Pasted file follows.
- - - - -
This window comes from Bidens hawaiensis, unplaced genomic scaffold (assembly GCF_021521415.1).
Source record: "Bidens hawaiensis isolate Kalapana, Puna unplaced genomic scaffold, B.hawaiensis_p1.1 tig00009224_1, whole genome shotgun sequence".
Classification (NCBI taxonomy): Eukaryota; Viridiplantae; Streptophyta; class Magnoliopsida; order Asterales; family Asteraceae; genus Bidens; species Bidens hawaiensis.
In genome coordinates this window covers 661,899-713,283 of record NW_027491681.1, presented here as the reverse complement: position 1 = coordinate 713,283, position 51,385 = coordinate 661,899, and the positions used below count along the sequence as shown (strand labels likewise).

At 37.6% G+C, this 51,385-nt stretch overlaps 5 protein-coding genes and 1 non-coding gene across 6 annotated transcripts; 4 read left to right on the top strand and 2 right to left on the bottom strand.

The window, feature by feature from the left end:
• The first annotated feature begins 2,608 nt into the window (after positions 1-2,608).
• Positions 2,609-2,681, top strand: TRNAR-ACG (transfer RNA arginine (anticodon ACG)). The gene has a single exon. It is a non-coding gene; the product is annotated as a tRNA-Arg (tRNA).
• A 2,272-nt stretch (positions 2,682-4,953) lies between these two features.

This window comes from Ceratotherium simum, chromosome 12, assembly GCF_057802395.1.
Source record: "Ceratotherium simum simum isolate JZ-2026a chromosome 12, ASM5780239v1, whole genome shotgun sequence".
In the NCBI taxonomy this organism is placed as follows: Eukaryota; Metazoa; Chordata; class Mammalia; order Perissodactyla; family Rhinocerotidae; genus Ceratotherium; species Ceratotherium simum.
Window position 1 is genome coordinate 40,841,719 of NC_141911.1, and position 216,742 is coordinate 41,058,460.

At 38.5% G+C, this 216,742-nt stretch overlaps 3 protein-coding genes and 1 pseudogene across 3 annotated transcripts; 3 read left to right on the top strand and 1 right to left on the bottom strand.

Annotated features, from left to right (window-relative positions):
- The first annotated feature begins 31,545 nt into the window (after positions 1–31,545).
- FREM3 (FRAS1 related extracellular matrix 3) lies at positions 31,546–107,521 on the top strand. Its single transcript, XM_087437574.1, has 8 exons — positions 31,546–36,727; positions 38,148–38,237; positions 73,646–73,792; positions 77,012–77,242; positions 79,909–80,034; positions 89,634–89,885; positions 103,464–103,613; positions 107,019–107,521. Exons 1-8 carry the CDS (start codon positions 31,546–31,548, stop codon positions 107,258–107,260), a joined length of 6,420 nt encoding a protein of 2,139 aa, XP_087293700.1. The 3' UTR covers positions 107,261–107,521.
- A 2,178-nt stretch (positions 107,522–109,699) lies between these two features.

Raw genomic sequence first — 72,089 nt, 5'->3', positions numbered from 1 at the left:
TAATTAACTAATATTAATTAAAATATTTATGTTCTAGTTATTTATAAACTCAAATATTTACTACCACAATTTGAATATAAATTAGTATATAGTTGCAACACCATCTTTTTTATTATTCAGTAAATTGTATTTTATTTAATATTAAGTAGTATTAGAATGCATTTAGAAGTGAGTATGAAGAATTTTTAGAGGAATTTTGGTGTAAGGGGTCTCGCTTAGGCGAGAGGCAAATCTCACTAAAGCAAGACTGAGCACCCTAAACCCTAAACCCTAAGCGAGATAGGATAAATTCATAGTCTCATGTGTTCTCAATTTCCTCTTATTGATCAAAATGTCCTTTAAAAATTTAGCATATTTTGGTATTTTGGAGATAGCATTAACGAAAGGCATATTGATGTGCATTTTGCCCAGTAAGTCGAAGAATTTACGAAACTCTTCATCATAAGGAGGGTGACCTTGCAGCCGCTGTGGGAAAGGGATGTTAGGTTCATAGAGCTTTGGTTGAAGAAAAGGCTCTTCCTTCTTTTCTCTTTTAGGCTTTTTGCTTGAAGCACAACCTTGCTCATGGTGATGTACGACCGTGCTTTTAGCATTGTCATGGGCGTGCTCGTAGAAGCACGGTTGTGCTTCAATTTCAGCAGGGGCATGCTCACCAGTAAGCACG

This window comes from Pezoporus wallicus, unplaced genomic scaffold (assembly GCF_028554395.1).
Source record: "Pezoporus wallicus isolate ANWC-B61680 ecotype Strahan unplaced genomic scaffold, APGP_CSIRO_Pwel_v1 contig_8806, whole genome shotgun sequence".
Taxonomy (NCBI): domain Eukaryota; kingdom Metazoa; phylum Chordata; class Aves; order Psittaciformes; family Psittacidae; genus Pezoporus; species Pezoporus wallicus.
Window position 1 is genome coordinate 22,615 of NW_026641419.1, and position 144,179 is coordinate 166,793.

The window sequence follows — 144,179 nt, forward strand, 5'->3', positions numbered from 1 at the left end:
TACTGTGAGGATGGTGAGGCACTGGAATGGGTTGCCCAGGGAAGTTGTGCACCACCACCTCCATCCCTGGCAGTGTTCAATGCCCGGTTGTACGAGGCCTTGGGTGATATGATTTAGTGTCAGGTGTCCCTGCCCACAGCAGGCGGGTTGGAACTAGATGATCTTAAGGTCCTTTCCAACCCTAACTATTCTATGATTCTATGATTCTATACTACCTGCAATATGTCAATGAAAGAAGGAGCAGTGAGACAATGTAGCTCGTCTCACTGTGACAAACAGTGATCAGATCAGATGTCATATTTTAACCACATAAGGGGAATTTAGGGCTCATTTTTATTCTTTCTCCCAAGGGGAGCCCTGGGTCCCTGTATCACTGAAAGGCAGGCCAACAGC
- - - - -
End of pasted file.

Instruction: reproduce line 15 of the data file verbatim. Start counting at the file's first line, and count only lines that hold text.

Annotated features, from left to right (window-relative positions):